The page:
After agreeing to pay $400 million in dicamba settlements to resolve claims alleging the controversial weed killer caused widespread crop damage, the manufacturer is asking the EPA to approve a new formulation intended to address the risks posed to neighboring farms.
Dicamba is a synthetic herbicide formerly sold under various brand names, including Xtend, Xtendiimax, Engenia and Fexapen, which have been used for years by farmers nationwide to control weeds. However, approval was withdrawn earlier this year.
While dicamba was originally only applied during certain times of the year, use of the herbicide increased dramatically after new genetically modified seeds were introduced in 2016, which were intended to make crops tolerant of the weed killer. This was designed to allow farmers to use dicamba “over-the-top”, as the crops were emerging from the ground. However, this has resulted in unintended crop damage as the dicamba drifted onto neighboring farms, which did not use the genetically modified seeds.
In June, the U.S. Ninth Circuit Court of Appeals vacated the U.S. Environmental Protection Agency (EPA) prior approval of dicamba formulations, after determining the agency did not pay enough attention to the risk of dicamba crop damage on neighboring farms.
As a result of the ruling, the EPA issued a final cancellation order, which allowed limited distribution of existing stocks of the three weed killers by commercial applicators until July 31. That deadline has now passed, but in an October 1 webinar with the Minnesota Farm Bureau, EPA Administrator Andrew Wheeler told viewers his agency will announce whether dicamba-based products will be allowed during the next planting season.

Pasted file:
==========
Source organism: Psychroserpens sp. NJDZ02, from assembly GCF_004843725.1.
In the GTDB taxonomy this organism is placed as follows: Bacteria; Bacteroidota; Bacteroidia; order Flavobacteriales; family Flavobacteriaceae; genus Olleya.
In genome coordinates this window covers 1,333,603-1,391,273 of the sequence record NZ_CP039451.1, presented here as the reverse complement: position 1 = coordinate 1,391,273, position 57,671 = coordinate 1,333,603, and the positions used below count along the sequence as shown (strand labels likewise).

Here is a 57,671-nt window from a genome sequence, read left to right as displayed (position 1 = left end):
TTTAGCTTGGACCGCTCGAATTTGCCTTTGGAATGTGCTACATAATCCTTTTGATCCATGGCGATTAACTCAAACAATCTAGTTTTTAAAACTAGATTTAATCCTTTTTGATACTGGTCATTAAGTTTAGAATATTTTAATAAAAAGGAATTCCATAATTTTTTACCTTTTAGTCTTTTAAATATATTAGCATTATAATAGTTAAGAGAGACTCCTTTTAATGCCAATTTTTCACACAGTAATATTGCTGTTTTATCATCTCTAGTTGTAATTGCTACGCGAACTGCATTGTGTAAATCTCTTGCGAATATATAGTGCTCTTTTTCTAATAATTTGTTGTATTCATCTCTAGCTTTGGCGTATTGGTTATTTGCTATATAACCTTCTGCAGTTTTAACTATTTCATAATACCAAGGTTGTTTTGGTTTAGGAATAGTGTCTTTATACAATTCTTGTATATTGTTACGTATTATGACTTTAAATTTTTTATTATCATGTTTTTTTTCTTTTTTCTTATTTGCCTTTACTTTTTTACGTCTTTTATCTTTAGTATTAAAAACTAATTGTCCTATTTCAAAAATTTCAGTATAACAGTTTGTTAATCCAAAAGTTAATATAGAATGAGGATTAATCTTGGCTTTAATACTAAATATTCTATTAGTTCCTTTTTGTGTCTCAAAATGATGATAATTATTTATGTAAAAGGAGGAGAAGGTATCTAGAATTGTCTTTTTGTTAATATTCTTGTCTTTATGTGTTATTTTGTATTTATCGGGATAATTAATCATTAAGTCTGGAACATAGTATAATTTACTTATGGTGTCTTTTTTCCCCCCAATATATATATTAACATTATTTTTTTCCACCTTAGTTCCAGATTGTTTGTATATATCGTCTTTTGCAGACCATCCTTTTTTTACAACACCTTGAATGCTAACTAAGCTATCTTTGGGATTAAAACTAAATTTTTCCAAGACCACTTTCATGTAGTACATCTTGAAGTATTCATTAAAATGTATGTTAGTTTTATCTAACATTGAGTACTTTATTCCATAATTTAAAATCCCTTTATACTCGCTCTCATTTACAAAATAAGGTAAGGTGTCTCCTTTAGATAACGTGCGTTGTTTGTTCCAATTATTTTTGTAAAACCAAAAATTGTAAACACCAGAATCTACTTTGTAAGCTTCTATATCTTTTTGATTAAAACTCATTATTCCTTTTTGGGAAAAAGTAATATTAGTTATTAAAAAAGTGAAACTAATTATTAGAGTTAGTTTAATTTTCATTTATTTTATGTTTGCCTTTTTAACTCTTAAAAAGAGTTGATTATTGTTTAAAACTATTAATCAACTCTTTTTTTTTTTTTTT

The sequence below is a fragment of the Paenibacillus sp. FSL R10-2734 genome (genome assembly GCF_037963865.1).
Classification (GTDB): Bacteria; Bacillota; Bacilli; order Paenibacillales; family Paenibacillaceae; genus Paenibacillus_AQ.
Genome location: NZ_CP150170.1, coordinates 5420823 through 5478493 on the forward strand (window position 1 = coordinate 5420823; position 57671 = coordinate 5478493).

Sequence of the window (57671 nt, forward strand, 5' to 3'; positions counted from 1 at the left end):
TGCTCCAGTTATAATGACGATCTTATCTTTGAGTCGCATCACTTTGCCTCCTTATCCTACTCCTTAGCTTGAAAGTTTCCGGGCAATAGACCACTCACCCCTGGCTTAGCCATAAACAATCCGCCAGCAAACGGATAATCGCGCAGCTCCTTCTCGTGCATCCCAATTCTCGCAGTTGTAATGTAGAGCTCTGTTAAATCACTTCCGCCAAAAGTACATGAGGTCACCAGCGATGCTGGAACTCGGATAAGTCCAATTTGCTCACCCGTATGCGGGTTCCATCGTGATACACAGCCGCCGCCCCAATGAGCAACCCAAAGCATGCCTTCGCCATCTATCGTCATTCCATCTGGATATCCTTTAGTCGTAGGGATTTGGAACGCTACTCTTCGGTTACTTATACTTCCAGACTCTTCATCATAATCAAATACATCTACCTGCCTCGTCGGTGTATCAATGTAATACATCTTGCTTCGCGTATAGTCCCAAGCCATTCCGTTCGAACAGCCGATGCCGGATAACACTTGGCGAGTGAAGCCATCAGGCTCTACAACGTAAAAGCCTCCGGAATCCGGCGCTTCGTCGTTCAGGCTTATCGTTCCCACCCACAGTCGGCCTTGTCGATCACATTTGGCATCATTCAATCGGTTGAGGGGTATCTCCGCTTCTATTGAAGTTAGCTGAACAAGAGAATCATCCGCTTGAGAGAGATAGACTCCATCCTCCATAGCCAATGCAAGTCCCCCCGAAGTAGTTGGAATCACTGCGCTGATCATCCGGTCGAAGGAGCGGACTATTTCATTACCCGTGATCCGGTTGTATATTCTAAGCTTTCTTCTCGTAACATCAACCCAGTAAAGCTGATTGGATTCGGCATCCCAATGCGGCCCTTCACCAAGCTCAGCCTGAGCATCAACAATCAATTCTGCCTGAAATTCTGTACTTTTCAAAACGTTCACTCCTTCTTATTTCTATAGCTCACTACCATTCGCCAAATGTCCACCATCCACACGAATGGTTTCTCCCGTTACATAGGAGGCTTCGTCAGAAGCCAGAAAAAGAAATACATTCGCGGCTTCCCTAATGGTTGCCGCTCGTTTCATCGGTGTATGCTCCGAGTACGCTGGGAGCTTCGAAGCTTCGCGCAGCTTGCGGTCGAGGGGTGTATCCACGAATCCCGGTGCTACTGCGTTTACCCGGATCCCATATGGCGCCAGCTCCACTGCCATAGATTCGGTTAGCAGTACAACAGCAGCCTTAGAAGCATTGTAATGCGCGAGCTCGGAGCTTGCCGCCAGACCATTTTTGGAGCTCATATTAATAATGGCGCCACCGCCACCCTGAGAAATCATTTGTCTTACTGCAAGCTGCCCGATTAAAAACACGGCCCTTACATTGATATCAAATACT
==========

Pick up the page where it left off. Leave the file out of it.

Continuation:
Observers say the U.S. Environmental Protection Agency is expected to make a decision on the weed killer’s fate by the end of the month, as Bayer has pushed to a new formulation of dicamba that will not drift away from fields where it is sprayed.
Bayer, which has already agreed to pay $400 million to settle dicamba crop damage lawsuits, says it has added an adjuvant to its Xtend line of herbicides which prevents dicamba from evaporating and drifting to other fields. BASF, the maker of Engenia, another dicamba-based weed killer, has also indicated it has a new no-drift formulation as well that it hopes the EPA will approve.
According to the U.S. Department of Agriculture, 94% of the U.S. soybean crop is genetically modified for herbicide tolerance, and next year an estimated 8.2 million acres of soybeans are expected to be harvested. Soybeans are the primary growing crop targeted by dicamba-based products.
Dozens of dicamba drift lawsuits have been filed since August 2017, alleging that Monsanto rushed a system to market that encouraged the increased use of dicamba, while withholding or concealing information from regulatory authorities about the volatility of dicamba-resistant crops.
Farmers and environmental groups say the herbicide drifts onto neighboring crops that are not dicamba tolerant, killing them and forcing farmers to buy the genetically engineered seeds so their crops aren’t killed by dicamba.
In February, a Missouri jury awarded $265 million to a peach farmer in the first dicamba crop damage lawsuit to go to trial. The verdict included $15 million in compensatory damages and $250 million in punitive damages, designed to punish Monsanto and BASF for their reckless behavior in marketing the widespread use of the weed killer.
The dicamba lawsuits claimed the high volatility is seen as a feature by the manufacturers, meant to force other farmers to use their expensive products to grow dicamba-tolerant GMO crops if they don’t want to suffer losses when their neighbors spray.